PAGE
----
Everything you need to know about the budget CPU - AMD Ryzen


Recently, AMD lunched it's most powerful consumer CPU - Ryzen. AMD's new Ryzen chips implementing their Zen microarchitecture, which include several CPUs of various levels of potency.

Zen is nearly half the size of AMD's last microarchitecture Bulldozer, which is much, more faster and efficient. Ryzen is also significantly faster than much of what Intel has to offer.

Ryzen was designed by AMD to perform well at high loads and be compatible with the latest hardware in PC gaming. To that end, company had to develop a new chipset for the processors and a new socket, the AM4.

That means you need a new motherboard and a newer OS than Windows 7 for your Ryzen CPU. Luckily, a pretty handful of AMD Ryzen motherboards are already on the market for this very occasion.

AMD imbued Ryzen chips with SenseMI technology consisting of separate parts:
  1. Pure Power - It measures hundreds of on-chip sensors to optimize temperatures and power use while maintaining performance.
  2. Extended Frequency Range - CPU can nudge clocks speeds past their official maximum if Ryzen detects advanced CPU cooling, such as liquid-cooling or liquid nitrogen, for your chip.
  3. Overclocked - Every AMD Ryzen processor can also be overclocked with a compatible motherboard.
  4. Precision Boost - It also offers fine-grained, automated frequency control that can nudge performance up by 25MHz increments to boost performance without consuming more power.
  5. Neural Net Prediction - It examines your usage and primes your processor to tackle your app workload more efficiently.
  6. Smart Prefetch - Ryzen works hand-in-hand with Neural Net Prediction, identifying how your applications behave and preloading data that it expects you to need for faster performance.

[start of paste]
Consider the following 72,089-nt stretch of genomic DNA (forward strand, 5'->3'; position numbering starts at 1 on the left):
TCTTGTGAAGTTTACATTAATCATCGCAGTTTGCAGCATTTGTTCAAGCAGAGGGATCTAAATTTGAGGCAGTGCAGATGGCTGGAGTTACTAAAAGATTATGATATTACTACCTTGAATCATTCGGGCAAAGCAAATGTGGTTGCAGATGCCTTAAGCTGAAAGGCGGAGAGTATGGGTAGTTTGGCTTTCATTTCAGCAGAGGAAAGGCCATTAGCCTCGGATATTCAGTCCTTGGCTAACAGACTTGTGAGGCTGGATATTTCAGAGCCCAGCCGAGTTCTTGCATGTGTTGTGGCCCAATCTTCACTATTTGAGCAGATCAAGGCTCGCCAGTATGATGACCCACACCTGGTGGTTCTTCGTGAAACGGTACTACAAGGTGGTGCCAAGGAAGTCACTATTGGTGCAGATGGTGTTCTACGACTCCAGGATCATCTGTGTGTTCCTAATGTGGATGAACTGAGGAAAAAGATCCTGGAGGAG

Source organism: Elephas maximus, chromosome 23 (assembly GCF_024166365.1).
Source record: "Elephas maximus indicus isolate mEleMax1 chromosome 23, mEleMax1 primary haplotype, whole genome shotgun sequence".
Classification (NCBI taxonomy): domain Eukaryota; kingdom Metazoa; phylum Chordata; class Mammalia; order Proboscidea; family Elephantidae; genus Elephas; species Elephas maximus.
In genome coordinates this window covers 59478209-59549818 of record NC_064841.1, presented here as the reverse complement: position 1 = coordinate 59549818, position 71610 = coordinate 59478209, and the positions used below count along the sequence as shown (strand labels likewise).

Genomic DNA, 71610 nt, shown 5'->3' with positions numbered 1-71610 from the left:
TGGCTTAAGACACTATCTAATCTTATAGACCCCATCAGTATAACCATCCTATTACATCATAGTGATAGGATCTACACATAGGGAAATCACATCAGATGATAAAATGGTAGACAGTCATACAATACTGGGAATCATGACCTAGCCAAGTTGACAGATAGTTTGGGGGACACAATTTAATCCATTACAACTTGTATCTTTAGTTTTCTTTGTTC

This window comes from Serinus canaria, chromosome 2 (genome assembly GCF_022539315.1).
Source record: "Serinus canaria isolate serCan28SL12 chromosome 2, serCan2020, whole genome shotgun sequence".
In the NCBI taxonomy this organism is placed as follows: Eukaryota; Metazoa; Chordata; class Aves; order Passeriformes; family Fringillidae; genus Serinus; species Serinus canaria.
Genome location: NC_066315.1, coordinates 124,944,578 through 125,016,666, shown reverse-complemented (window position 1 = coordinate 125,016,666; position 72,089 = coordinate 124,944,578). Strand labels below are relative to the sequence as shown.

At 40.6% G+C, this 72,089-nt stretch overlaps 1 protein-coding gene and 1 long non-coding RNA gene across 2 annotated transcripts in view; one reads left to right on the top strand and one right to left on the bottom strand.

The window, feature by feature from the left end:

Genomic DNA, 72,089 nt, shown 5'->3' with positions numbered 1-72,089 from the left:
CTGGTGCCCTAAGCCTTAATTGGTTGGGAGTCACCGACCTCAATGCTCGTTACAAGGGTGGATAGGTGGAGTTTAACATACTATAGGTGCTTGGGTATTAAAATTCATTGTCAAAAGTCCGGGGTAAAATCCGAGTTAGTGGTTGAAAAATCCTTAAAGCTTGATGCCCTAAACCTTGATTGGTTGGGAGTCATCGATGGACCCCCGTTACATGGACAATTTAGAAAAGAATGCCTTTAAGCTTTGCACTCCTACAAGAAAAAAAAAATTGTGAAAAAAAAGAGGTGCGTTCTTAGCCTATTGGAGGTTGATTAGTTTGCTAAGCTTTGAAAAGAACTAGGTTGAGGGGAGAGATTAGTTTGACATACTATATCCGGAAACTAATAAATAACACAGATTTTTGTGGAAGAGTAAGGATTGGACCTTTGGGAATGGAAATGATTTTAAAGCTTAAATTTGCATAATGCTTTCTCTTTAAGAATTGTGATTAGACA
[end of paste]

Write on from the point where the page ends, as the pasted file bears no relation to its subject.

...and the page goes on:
The first Ryzen processors were released by AMD earlier this year, and were seen a major leap forward for the company's CPU offerings that actually managed to offer meaningful competition for Intel's popular Core i5 and i7 models when it came to both price and performance.
 
AMD says that its goals with Ryzen were "maximum data throughput and instruction execution plus high bandwidth, low latency cache-memory support for optimal compute efficiency". So, take solace in the fact that all Ryzen processors enjoy these same traits:
  • Two threads per core
  • 8MB shared L3 cache
  • ​Large, unified L2 cache
  • Micro-op cache
  • Two AES units for security
  • High efficiency FinFET transistors
Essentially, the Ryzen chips are better at hyper-threading across their cores, enabling more actions per clock than before, which is already proof by record braking benchmarks under extreme cooling.

Company has also announced some more Ryzen processors set to hit later this year, including mobile-focused Ryzen processors for laptops, the Ryzen "Threadripper" for high-end desktop PCs, and a budget Ryzen 3 line.

AMD's mainstream Ryzen chips will be split across three families. The top-of-the-line Ryzen 7 processors launched with 8 cores, 16 threads. More affordable Ryzen 5 series launched with 6-core, 12-thread processor capable of boosting to 4GHz. And, upcoming Ryzen 3 with 4 core, 4 thread entry level processor.

https://en.wikipedia.org/wiki/Ryzen


At the other end of the spectrum is the upcoming Ryzen Threadripper, set to release in the summer. It still has the same Zen architecture as the rest of the Ryzen line, but the Threadripper will be a CPU with up to 16-cores and 32-threads, it gives the high-performance Intel products currently dominating the same space something to worry about.

Threadripper's designed to battle Intel's powerful new Core i9 chips, which launched in June but will expand out to 18-core chips between now and October. Intel and AMD playing a core war this summer. But, how many cores you need really depends on what you do.

If your primary goal to play games, a mega-core PC isn't likely to yield the performance you'd expect. If you edit video, render 3D, and run other intensive workstation-like tasks, more cores generally means less waiting. Having an embarrassing number of cores can also aid in heavy-duty multitasking.

Comments